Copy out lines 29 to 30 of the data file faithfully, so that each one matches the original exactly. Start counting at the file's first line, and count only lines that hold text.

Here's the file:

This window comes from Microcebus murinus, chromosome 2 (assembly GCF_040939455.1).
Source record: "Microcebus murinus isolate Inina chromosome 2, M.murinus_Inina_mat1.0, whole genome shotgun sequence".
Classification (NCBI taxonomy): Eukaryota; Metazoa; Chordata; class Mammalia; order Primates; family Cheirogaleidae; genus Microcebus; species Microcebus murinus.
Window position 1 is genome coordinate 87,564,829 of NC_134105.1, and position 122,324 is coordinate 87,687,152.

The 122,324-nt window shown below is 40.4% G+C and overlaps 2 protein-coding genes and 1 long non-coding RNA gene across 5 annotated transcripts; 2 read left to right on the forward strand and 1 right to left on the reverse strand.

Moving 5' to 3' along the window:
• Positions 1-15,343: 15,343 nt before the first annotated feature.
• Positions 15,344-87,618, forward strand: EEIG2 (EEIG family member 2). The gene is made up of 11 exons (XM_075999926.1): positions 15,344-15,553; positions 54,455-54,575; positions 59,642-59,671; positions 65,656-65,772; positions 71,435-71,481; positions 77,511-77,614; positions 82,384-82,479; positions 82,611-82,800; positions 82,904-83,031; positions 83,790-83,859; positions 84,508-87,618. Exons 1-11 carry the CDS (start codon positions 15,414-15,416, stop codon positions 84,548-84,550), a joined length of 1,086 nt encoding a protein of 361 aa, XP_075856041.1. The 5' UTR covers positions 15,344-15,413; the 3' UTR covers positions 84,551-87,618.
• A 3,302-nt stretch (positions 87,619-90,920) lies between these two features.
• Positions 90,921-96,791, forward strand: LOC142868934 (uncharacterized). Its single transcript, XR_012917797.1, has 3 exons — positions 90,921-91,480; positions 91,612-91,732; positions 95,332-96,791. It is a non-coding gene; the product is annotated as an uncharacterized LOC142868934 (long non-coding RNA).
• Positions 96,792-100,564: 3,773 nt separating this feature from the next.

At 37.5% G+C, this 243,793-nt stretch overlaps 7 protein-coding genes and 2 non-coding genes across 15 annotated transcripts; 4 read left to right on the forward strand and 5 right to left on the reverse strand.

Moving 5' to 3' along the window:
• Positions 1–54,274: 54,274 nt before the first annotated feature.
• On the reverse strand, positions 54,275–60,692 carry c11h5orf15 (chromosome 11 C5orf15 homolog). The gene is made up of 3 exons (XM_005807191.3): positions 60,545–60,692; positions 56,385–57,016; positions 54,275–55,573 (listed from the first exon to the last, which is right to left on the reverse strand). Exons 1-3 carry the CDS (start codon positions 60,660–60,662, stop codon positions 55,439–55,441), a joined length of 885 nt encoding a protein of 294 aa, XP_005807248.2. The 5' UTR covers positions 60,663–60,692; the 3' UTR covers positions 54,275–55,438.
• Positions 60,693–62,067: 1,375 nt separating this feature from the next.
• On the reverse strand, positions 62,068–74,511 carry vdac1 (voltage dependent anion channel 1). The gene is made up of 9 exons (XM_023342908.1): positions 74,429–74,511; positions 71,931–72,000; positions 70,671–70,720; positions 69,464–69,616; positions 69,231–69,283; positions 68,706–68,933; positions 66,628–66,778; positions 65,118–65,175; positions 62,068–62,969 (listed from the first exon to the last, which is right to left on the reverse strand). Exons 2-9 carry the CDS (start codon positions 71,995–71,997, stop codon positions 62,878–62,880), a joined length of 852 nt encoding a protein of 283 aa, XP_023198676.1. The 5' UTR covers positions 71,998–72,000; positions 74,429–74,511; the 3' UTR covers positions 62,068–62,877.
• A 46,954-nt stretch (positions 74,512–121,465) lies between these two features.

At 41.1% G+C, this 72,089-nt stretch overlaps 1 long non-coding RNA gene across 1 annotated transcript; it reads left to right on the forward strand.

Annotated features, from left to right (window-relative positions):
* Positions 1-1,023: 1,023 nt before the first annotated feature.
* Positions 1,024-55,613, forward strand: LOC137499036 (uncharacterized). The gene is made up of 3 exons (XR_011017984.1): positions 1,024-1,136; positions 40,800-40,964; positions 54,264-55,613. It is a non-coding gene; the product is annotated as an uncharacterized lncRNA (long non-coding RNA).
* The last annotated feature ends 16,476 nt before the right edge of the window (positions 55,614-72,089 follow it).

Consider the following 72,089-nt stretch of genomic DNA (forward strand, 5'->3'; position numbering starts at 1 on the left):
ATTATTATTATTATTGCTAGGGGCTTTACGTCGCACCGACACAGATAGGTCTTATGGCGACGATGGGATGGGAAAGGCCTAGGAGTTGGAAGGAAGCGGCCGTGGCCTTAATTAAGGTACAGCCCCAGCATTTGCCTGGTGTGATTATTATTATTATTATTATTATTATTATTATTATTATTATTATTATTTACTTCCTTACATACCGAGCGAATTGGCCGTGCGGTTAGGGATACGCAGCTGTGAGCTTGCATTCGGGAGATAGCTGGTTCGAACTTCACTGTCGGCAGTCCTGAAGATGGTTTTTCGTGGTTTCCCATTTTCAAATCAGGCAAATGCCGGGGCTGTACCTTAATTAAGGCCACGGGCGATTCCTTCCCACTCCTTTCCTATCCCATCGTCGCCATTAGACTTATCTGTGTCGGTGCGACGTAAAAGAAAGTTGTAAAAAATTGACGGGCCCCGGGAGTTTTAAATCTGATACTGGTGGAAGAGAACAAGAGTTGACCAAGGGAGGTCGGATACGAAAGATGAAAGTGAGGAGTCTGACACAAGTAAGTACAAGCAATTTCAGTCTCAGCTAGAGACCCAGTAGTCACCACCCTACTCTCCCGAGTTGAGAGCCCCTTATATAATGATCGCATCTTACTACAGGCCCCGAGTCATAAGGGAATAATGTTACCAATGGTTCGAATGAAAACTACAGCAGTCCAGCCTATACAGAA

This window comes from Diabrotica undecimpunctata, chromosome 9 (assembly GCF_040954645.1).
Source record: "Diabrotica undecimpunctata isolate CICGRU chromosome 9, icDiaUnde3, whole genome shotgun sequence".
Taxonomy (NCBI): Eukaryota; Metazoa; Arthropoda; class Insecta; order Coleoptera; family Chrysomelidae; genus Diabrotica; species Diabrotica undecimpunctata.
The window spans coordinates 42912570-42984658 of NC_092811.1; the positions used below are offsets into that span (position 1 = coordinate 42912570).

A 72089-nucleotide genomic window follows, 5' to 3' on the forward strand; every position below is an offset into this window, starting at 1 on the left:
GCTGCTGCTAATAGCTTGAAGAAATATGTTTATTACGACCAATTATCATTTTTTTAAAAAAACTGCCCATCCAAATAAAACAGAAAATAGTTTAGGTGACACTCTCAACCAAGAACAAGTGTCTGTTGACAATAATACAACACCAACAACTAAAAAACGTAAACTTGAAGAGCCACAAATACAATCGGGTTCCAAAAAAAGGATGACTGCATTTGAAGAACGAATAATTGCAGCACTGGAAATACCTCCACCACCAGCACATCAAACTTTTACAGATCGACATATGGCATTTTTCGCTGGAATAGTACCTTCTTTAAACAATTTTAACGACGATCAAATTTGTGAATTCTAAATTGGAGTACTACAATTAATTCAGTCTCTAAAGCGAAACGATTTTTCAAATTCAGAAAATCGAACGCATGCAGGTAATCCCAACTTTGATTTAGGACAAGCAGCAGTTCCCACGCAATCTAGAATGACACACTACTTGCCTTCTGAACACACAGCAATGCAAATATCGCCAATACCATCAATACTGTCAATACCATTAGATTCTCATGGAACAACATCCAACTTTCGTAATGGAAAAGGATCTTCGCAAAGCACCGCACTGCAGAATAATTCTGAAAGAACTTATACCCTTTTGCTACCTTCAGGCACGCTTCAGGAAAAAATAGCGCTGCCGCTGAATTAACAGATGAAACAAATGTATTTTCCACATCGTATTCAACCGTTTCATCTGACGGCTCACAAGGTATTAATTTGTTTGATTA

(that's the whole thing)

The window spans coordinates 42912570-42984658 of NC_092811.1; the positions used below are offsets into that span (position 1 = coordinate 42912570).

A 72089-nucleotide genomic window follows, 5' to 3' on the forward strand; every position below is an offset into this window, starting at 1 on the left: